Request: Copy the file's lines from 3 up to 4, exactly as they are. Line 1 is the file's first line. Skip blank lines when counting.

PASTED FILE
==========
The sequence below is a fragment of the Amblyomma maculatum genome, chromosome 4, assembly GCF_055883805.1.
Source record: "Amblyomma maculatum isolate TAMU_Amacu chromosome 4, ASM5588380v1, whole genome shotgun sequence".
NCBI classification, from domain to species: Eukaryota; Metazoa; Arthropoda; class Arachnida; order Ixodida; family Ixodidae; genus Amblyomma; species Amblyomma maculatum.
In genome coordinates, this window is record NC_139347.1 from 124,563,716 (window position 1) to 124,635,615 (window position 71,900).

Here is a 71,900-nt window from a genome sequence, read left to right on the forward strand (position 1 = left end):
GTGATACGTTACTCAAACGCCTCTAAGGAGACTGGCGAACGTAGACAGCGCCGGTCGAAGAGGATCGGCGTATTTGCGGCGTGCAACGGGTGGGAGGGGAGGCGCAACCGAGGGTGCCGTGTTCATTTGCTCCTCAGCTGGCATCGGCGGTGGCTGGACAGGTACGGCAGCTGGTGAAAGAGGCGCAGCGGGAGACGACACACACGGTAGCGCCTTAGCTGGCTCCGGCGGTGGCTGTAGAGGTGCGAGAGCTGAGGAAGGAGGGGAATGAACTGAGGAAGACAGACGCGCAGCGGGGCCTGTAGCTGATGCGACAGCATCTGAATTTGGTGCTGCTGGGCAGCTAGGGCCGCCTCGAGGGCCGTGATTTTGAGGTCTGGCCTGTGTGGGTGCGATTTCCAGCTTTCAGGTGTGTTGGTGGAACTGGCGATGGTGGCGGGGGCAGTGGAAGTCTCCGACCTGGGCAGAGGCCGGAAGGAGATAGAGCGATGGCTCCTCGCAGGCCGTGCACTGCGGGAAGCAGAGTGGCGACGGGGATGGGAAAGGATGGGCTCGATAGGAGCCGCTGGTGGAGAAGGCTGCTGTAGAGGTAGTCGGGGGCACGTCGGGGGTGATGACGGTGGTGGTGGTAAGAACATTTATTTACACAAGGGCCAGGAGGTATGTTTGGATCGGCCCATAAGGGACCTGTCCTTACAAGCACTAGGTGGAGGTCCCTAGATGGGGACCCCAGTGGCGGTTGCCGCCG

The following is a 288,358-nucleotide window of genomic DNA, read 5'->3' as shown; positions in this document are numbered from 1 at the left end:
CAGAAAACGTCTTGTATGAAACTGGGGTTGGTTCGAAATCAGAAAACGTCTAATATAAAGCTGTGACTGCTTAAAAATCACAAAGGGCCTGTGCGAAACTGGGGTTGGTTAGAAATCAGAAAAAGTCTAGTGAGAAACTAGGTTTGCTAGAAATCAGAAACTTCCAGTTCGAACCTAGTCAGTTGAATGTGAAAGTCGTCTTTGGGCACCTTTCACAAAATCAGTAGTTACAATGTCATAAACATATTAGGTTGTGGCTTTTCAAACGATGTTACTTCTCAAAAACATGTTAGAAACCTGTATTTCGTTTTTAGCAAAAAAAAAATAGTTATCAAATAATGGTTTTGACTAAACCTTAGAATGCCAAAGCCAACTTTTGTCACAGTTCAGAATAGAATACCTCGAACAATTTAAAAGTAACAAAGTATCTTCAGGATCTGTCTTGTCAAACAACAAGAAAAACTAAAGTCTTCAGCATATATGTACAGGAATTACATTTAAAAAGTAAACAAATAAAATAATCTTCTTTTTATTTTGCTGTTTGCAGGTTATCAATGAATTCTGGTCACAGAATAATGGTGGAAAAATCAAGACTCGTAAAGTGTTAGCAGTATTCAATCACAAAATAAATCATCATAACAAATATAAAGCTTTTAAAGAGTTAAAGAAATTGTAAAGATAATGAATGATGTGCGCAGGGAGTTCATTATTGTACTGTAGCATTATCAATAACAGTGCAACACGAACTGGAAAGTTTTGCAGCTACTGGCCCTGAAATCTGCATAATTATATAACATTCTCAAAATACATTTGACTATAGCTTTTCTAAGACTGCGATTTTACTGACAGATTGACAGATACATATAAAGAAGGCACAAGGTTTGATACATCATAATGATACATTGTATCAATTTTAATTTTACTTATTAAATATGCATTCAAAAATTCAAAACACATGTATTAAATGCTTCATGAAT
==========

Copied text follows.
NCBI classification, from domain to species: Eukaryota; Metazoa; Arthropoda; class Arachnida; order Ixodida; family Ixodidae; genus Amblyomma; species Amblyomma maculatum.
In genome coordinates, this window is record NC_139347.1 from 124,563,716 (window position 1) to 124,635,615 (window position 71,900).